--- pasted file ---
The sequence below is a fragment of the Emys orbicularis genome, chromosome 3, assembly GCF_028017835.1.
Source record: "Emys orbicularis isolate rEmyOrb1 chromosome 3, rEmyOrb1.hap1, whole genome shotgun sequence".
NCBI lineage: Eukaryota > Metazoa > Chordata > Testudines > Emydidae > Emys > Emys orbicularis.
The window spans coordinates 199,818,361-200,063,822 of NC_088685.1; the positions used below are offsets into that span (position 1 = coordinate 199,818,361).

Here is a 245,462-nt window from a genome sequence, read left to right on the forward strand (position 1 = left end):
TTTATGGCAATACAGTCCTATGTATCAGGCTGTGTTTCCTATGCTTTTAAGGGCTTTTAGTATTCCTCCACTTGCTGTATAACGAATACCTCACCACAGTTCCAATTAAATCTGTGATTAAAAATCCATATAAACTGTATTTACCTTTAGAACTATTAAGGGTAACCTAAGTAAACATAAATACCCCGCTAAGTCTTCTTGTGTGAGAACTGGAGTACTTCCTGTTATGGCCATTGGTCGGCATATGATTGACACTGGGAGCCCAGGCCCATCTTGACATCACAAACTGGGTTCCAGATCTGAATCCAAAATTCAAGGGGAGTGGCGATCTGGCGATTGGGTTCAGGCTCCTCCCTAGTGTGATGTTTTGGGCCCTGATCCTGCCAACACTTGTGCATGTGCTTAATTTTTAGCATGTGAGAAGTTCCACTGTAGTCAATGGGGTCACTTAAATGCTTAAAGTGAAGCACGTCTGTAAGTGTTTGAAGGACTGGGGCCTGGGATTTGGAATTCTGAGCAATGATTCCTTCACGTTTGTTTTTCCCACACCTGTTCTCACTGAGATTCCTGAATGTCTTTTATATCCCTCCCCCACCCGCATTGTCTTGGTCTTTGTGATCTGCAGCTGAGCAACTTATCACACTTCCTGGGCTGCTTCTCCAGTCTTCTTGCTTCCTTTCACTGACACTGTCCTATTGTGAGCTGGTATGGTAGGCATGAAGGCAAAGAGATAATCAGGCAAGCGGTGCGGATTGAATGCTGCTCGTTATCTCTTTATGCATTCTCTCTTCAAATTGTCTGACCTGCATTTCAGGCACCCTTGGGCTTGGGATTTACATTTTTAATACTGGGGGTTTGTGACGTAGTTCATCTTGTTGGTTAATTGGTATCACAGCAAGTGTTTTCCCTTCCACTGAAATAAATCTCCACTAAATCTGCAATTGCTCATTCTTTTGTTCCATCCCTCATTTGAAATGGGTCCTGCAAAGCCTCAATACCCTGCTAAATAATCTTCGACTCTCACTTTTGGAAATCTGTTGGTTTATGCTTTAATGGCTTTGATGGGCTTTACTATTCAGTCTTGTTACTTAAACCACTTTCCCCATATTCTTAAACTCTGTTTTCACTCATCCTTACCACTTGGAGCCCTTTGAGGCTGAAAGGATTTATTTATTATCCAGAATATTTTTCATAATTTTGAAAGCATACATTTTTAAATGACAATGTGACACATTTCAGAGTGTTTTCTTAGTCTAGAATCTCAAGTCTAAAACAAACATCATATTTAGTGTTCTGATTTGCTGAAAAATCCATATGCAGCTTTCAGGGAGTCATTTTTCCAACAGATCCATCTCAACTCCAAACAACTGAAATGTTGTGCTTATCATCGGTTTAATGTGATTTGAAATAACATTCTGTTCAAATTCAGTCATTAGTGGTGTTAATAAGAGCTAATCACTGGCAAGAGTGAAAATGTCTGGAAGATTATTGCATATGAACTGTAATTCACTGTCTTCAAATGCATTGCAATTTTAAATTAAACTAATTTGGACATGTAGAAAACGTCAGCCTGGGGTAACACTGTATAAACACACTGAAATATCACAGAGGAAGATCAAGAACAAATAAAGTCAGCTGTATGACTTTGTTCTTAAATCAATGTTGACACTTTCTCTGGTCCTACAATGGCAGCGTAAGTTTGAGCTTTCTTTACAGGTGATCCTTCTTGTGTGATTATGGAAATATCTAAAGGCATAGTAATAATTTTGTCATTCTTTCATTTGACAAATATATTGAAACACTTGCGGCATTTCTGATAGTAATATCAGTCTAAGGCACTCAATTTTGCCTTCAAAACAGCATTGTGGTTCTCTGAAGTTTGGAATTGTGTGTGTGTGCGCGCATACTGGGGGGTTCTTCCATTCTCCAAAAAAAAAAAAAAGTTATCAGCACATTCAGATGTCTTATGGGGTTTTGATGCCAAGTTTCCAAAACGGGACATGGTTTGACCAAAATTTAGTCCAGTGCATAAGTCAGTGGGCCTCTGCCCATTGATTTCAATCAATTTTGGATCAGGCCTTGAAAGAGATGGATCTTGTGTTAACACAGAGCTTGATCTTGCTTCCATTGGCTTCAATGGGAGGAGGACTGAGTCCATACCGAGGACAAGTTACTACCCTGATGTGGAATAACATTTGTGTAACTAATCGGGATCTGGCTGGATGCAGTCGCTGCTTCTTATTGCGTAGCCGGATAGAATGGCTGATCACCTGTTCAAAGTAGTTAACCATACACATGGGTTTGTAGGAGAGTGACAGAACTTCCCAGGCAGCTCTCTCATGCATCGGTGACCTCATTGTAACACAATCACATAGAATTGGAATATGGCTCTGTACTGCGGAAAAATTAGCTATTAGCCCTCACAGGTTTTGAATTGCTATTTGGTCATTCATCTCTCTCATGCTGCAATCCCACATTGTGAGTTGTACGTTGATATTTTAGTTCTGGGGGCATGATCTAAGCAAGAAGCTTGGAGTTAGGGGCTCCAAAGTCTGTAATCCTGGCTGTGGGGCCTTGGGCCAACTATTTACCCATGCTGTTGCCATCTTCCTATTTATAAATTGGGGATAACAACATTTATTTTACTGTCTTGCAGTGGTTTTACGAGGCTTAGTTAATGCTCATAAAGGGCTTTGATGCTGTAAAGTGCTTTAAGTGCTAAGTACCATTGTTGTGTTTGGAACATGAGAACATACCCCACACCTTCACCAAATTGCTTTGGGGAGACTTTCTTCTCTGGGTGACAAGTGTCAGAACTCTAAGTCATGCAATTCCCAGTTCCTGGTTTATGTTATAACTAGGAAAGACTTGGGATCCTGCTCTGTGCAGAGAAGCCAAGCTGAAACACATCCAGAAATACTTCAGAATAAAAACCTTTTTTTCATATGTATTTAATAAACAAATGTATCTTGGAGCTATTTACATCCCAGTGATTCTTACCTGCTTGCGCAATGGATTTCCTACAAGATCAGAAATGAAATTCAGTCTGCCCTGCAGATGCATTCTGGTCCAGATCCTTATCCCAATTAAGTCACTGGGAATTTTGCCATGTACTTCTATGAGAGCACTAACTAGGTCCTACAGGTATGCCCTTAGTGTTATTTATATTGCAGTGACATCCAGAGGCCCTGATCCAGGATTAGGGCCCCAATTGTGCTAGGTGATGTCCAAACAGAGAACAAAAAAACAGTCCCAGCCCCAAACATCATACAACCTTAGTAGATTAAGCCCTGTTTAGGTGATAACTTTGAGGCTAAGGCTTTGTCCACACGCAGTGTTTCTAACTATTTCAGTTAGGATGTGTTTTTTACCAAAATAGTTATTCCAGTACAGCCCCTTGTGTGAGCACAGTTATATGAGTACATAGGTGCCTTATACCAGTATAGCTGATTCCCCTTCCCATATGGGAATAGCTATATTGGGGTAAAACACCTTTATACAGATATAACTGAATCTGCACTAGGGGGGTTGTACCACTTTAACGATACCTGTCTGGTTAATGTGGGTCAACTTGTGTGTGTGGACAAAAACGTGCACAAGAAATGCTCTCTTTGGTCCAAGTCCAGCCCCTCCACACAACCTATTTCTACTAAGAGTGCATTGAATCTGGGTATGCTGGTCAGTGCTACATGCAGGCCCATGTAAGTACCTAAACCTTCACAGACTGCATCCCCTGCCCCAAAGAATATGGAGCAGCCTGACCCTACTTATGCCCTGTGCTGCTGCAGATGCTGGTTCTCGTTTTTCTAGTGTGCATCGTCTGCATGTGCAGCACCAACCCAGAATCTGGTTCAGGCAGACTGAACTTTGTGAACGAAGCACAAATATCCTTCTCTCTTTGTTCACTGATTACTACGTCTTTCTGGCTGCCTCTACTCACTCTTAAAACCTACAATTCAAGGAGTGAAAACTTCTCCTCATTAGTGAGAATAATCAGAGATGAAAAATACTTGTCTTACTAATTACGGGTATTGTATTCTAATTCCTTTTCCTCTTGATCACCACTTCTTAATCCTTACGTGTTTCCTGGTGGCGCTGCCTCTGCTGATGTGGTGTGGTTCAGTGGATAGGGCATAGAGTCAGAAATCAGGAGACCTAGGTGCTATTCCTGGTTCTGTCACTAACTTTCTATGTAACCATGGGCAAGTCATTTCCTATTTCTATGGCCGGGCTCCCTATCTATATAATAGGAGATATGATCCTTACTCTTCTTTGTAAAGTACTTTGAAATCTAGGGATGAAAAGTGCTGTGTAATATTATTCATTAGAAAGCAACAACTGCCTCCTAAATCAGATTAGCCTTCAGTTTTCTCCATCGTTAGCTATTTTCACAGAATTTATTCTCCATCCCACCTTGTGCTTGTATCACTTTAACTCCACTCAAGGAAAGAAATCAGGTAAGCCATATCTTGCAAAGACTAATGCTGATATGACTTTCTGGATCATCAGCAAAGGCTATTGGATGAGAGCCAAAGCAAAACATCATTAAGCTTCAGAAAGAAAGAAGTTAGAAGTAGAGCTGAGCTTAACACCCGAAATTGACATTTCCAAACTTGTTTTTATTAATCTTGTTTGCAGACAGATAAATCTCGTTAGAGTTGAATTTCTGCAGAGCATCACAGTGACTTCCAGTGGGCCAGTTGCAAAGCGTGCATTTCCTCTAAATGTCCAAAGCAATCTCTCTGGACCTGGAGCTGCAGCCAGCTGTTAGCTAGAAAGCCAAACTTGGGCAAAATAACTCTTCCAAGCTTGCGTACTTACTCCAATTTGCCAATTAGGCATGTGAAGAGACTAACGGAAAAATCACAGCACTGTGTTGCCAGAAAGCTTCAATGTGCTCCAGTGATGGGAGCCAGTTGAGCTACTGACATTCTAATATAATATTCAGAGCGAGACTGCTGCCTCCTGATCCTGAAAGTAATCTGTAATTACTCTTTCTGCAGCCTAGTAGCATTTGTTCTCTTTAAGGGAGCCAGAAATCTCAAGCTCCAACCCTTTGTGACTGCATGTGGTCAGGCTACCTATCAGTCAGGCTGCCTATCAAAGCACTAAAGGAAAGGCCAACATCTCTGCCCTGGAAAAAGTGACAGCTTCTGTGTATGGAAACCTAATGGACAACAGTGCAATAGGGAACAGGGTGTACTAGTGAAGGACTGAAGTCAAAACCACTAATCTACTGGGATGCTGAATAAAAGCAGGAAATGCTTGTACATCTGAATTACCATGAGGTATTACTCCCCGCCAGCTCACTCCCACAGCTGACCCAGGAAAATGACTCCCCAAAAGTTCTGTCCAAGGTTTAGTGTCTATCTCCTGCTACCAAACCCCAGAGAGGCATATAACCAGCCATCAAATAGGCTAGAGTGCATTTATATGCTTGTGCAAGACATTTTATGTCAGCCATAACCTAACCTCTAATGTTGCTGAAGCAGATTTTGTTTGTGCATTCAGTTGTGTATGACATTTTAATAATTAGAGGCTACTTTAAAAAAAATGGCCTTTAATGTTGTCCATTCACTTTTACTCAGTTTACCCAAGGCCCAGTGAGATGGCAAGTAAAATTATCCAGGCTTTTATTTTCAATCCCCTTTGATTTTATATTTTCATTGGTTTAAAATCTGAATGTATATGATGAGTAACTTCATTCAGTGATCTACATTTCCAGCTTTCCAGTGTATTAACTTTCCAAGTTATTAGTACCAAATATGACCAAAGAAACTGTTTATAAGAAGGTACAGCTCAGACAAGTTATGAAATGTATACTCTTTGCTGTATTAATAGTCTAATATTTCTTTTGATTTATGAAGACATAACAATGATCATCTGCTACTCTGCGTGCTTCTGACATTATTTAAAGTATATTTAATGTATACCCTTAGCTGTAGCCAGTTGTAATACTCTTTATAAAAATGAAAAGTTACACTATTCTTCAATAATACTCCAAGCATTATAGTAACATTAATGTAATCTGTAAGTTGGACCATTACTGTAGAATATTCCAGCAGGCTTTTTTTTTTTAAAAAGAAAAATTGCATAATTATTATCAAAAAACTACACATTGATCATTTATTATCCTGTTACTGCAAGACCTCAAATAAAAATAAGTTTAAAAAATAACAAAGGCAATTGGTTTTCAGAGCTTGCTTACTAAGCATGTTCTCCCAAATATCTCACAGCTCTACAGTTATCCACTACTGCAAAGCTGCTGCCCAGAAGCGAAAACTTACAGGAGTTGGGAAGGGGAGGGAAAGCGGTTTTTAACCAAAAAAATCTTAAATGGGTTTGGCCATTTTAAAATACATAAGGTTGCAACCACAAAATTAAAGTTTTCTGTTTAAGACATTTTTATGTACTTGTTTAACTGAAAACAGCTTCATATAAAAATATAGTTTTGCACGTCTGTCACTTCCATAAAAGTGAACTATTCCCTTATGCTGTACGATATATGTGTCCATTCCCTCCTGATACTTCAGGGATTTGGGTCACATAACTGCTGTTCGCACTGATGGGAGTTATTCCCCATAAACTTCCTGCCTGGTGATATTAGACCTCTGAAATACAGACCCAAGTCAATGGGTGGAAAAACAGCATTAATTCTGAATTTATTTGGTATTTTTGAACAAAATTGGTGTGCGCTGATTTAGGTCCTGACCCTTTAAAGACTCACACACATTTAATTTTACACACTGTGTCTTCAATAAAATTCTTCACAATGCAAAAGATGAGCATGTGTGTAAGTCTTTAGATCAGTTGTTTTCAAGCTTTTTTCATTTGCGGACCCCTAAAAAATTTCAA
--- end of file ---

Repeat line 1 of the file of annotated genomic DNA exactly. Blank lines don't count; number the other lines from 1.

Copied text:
The sequence below is a fragment of the Emys orbicularis genome, chromosome 3, assembly GCF_028017835.1.